Climate Dynamics

, Volume 44, Issue 1–2, pp 163–190 | Cite as

An event-based approach to understanding decadal fluctuations in the Atlantic meridional overturning circulation

  • Lesley AllisonEmail author
  • Ed Hawkins
  • Tim Woollings


Many previous studies have shown that unforced climate model simulations exhibit decadal-scale fluctuations in the Atlantic meridional overturning circulation (AMOC), and that this variability can have impacts on surface climate fields. However, the robustness of these surface fingerprints across different models is less clear. Furthermore, with the potential for coupled feedbacks that may amplify or damp the response, it is not known whether the associated climate signals are linearly related to the strength of the AMOC changes, or if the fluctuation events exhibit nonlinear behaviour with respect to their strength or polarity. To explore these questions, we introduce an objective and flexible method for identifying the largest natural AMOC fluctuation events in multicentennial/multimillennial simulations of a variety of coupled climate models. The characteristics of the events are explored, including their magnitude, meridional coherence and spatial structure, as well as links with ocean heat transport and the horizontal circulation. The surface fingerprints in ocean temperature and salinity are examined, and compared with the results of linear regression analysis. It is found that the regressions generally provide a good indication of the surface changes associated with the largest AMOC events. However, there are some exceptions, including a nonlinear change in the atmospheric pressure signal, particularly at high latitudes, in HadCM3. Some asymmetries are also found between the changes associated with positive and negative AMOC events in the same model. Composite analysis suggests that there are signals that are robust across the largest AMOC events in each model, which provides reassurance that the surface changes associated with one particular event will be similar to those expected from regression analysis. However, large differences are found between the AMOC fingerprints in different models, which may hinder the prediction and attribution of such events in reality.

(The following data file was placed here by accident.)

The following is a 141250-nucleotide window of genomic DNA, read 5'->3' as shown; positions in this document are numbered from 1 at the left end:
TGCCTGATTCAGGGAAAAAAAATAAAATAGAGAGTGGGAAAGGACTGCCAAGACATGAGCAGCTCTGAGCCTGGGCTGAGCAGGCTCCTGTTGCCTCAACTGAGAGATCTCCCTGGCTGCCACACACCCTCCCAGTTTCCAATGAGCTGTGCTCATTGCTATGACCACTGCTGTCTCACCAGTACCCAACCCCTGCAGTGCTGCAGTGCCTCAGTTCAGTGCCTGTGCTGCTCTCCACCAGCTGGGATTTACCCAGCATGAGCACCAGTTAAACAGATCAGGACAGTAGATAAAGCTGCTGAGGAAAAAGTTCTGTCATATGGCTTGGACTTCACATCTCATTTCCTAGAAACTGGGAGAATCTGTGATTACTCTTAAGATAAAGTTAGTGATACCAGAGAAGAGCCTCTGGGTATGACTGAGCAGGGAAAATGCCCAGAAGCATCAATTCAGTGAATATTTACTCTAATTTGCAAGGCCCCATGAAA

Atlantic meridional overturning circulation Thermohaline circulation Decadal variability Events Nonlinear response 



This work was funded by the UK Natural Environment Research Council (NERC) RAPID-WATCH RAPIT project. We are grateful to Laura Jackson for many helpful discussions and to Jon Robson and David Ferreira for comments on the manuscript. We thank MPI, IPSL, GFDL and the Met Office for making their model data available. We are grateful to Robin Smith, Daniela Matei, Juliette Mignot and Bert Wouters for the simulations of FAMOUS, ECHAM5/MPI-OM, IPSL CM4, and EC-EARTH respectively. We acknowledge the Program for Climate Model Diagnosis and Intercomparison (PCMDI) and the WCRP’s Working Group on Coupled Modelling (WGCM) for their roles in making available the WCRP CMIP3 multi-model dataset. Support of this dataset is provided by the Office of Science, U.S. Department of Energy. We thank two anonymous reviewers for comments and suggestions that improved the manuscript.


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Copyright information

© Springer-Verlag Berlin Heidelberg 2014

Authors and Affiliations

  1. 1.NCAS-Climate, Department of MeteorologyUniversity of ReadingReadingUK
  2. 2.Met OfficeExeterUK

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